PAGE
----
# Activity 1: Trading Frequency and Returns

LENGTH: 30 minutes on simulation, 30 minute discussion

TYPE: Individual/Groups

OVERVIEW: Below is a list of 10 volatile stocks, you will be attempting to maximize profits by frequently trading any (or all) of the available stocks for a period of 30 minutes.

LEARNING GOALS: after the exercise, compare your results to your group's results, the goal is that you reach an understanding that:

2. diversification reduces risk.

ACTIVITY INSTRUCTIONS:

Please use your short-term portfolio for this activity (if you haven't already created a portfolio for this short-term exercise, go ahead and do so now. Here are instructions on how to create an additional portfolio).

Your goal is to maximize profits while making as many trades as possible, trading the 10 names below. You will have 30 minutes to complete the exercise (starting from the moment you first purchase a security).

1. CGC

2. NBEV

3. IGC

4. CREE

5. YECO

7. MPVD

8. FMS

10. ALT

Rules:

1. You can trade all 10 names, just 1 of them, or anything in between.

2. You can buy, sell, and short sell as many times as you please during the exercise.

3. By the end of the exercise, you must zero out your positions (ie, you sell all of your long positions and cover all of your short positions).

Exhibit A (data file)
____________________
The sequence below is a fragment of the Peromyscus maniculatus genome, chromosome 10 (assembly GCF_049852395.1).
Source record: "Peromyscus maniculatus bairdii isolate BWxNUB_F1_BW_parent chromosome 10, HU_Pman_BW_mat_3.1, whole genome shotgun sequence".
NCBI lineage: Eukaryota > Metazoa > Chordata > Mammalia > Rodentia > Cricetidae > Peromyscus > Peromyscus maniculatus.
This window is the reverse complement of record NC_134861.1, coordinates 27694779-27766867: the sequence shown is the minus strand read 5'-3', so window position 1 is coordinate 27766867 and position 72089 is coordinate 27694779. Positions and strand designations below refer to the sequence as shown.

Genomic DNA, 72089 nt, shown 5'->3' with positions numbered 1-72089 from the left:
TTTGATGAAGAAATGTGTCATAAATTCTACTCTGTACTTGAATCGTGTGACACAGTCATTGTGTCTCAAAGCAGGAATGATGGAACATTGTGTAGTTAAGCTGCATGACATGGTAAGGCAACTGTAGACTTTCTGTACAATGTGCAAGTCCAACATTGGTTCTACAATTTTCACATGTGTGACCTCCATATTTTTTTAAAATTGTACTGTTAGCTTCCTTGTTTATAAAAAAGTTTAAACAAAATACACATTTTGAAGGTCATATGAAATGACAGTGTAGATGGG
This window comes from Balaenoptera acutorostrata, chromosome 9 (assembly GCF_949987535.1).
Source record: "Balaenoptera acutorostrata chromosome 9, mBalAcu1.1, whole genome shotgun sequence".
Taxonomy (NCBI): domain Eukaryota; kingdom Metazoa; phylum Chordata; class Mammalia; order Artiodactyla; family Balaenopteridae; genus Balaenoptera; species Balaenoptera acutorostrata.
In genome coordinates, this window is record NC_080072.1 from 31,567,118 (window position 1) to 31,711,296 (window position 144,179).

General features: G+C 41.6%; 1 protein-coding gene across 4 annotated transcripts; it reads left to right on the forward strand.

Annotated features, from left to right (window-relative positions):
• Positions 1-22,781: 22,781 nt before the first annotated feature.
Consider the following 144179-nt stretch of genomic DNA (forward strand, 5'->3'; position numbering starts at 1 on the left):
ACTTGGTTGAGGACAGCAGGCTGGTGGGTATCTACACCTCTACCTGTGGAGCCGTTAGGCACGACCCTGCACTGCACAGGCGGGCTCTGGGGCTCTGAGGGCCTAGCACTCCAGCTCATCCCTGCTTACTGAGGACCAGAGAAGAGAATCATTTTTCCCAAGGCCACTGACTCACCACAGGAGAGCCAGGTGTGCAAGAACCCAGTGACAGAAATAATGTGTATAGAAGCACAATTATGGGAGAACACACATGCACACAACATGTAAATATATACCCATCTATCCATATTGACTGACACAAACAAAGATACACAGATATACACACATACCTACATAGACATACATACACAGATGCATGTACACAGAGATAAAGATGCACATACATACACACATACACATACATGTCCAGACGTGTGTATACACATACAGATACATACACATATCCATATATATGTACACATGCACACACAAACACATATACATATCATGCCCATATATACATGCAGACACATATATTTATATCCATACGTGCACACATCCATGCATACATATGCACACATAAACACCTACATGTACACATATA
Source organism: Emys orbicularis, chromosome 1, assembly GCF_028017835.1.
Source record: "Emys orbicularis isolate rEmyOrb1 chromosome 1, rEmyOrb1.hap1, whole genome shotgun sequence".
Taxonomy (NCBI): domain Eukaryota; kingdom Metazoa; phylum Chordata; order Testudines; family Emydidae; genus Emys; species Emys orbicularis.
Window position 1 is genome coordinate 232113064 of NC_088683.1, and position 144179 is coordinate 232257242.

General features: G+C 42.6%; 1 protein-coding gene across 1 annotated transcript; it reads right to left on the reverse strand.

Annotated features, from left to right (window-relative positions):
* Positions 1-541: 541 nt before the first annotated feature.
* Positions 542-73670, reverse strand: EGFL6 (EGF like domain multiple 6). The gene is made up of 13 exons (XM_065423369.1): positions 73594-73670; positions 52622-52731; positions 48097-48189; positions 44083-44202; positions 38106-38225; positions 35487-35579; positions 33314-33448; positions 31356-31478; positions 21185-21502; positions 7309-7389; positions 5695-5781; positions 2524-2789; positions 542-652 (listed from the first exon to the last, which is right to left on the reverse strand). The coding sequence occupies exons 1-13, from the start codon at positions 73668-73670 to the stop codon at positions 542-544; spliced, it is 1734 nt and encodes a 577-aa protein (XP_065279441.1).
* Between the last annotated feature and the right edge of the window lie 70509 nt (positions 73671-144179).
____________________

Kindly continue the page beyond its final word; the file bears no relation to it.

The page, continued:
Your score will be based on the following point system:

• 2 points per every 100,000 increase in portfolio value

• -.25 points per every 100,000 decrease in portfolio value

DISCUSSION:

Pt. 1: At the end of this exercise, calculate your score:

number of trades x .50 = _______ points

+ profit / 100,000 x 2 = _______ points

- loss / 100,000 x .25 = _______ points

total points = _______ points

1. Your profit or loss (in terms of absolute dollars): _____________

3. The number of stocks (names) you traded:_________________

4. Your best performing stock: ____________________________

Pt. 2:
In groups, discuss the following questions:

• How did those who traded more names fair compared to those who only focused on a single stock or two?

• How did those who traded more do (in terms of returns) compared to those who

• What strategies resulted in greater gains (or smaller losses)?

• What strategies resulted in significant losses?

• What data (if any) did you use to make decisions?

• What kind of information did you consider before deciding to trade?

• What level of risk (or perceived risk) were you taking?

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